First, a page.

4. Your technology skills let you down
When used properly, technology can create a leaner business, keeping costs down and freeing staff from routine tasks. In other words, it can help create business success by reducing your firm’s bottom line as well as potentially increasing its productivity, and therefore revenue.
Ask yourself, how efficient is your back office? Could your business reduce costs or save time by automating some processes? Are you making the most of your CRM by using the data and insights it provides to improve your practices and sharpen your business’s focus? And do your apps, CRM and other software speak to each other so that you only need to collect data once?
Small changes in the way you work with technology can sometimes have a profound impact on profitability. So if you’re not using your software to full effect it’s time to get some training. And if you don’t have the time or inclination for that, pay someone who really understands IT to help you out.
5. Your knowledge is out of date
Sometimes business owners need to face the reality that the problems in their practice don’t lie with their business strategy or their processes but with themselves. After all, for professionals, business success requires staying up-to-date with the latest thinking, products, legislation and strategies.
Sometimes business owners need to face the reality that the problems in their practice don’t lie with their business strategy or their processes but with themselves.
All the people in your business – from your business managers and fee earners through to support staff – should be receiving ongoing training and given direction and access to the best knowledge sources to ensure their skills are current and they have what they need to excel.
6. You have a problem with pricing
Failing to get your pricing right can have a devastating impact on your chances of business success. Price your services too high and you’ll struggle to attract clients; price them too low and you’ll work too hard for too little reward.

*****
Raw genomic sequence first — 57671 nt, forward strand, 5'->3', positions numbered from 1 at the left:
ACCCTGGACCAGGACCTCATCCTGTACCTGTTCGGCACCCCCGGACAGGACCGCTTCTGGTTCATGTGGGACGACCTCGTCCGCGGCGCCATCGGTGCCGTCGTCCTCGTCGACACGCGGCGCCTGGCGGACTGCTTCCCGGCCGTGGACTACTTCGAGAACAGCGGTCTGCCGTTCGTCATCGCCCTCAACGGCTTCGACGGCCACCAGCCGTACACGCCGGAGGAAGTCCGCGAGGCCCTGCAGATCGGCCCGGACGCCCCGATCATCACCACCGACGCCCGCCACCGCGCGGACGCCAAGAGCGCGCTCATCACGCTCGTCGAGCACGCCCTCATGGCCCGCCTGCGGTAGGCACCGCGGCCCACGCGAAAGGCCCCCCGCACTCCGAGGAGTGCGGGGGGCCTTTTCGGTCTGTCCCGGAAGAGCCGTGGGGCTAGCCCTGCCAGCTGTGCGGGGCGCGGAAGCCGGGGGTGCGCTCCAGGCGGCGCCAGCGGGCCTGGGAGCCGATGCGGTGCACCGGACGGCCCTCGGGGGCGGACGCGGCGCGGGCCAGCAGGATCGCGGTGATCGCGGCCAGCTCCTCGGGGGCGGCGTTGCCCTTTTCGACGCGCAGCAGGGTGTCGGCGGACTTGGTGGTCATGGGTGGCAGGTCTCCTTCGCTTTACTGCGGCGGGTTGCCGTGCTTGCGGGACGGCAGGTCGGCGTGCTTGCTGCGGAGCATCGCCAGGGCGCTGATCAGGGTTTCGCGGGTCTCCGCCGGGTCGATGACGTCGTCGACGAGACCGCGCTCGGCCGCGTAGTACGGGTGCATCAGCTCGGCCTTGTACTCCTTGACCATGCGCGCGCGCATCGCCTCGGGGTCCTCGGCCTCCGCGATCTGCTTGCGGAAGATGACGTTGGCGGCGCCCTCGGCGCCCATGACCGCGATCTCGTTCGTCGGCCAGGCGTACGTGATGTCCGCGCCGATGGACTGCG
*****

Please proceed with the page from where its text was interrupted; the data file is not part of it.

If what you charge is the reason you’re not winning work, you may need to drop your fees or go back and review your business strategy and value proposition (see point 1). Otherwise, you could look at your pricing structure more creatively and try to work out a way to offer clients better value.
Then again, if you are never rejected on price it may be a sign that you could increase your fees to increase profitability.
And if you’re being rejected and you don’t know why, the simplest way to find out is to pick up the phone and have a few direct conversations with former prospects about why they took their business elsewhere.
7. You’re not communicating
Finally, if your business strategy and processes are fine but your staff performance is low, it may be your ability to communicate that’s letting you down. Are your business managers communicating expectations across your organisation – both about the way they should be performing and where the business is headed?
Keeping people motivated and working towards achieving your goals means making everyone know that their contribution is a vital part of your business’s success. So if you’re not telling your people how important they are, start now. It could make a marked difference to your business success.
If your business is struggling it takes courage to admit that the problem lies within. But by facing up to these hard truths rather than ignoring them, you're investing in your future success.